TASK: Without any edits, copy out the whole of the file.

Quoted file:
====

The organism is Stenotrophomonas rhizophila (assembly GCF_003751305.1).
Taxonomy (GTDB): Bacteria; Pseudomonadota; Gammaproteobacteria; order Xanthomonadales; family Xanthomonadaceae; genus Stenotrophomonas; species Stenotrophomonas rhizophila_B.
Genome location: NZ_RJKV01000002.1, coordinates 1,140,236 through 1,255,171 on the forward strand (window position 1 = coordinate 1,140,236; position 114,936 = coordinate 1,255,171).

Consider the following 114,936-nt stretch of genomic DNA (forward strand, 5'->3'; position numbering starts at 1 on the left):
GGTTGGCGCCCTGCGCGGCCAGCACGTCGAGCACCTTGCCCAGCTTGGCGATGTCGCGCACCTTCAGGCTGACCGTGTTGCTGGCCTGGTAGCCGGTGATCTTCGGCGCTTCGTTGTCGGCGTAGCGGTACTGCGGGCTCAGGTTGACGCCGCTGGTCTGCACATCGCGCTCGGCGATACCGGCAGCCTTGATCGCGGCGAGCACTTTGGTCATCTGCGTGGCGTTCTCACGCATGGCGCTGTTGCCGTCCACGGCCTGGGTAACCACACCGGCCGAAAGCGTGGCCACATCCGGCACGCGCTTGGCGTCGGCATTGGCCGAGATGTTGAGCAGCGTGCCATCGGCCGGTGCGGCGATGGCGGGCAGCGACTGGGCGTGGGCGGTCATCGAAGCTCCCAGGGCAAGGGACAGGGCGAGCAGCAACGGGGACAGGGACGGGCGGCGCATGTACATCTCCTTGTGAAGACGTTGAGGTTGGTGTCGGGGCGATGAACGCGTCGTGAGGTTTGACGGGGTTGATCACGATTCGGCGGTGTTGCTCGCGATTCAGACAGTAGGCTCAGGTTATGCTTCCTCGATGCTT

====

The organism is Stenotrophomonas rhizophila (assembly GCF_003751305.1).
Taxonomy (GTDB): Bacteria; Pseudomonadota; Gammaproteobacteria; order Xanthomonadales; family Xanthomonadaceae; genus Stenotrophomonas; species Stenotrophomonas rhizophila_B.
Genome location: NZ_RJKV01000002.1, coordinates 1,140,236 through 1,255,171 on the forward strand (window position 1 = coordinate 1,140,236; position 114,936 = coordinate 1,255,171).

Consider the following 114,936-nt stretch of genomic DNA (forward strand, 5'->3'; position numbering starts at 1 on the left):
GGTTGGCGCCCTGCGCGGCCAGCACGTCGAGCACCTTGCCCAGCTTGGCGATGTCGCGCACCTTCAGGCTGACCGTGTTGCTGGCCTGGTAGCCGGTGATCTTCGGCGCTTCGTTGTCGGCGTAGCGGTACTGCGGGCTCAGGTTGACGCCGCTGGTCTGCACATCGCGCTCGGCGATACCGGCAGCCTTGATCGCGGCGAGCACTTTGGTCATCTGCGTGGCGTTCTCACGCATGGCGCTGTTGCCGTCCACGGCCTGGGTAACCACACCGGCCGAAAGCGTGGCCACATCCGGCACGCGCTTGGCGTCGGCATTGGCCGAGATGTTGAGCAGCGTGCCATCGGCCGGTGCGGCGATGGCGGGCAGCGACTGGGCGTGGGCGGTCATCGAAGCTCCCAGGGCAAGGGACAGGGCGAGCAGCAACGGGGACAGGGACGGGCGGCGCATGTACATCTCCTTGTGAAGACGTTGAGGTTGGTGTCGGGGCGATGAACGCGTCGTGAGGTTTGACGGGGTTGATCACGATTCGGCGGTGTTGCTCGCGATTCAGACAGTAGGCTCAGGTTATGCTTCCTCGATGCTT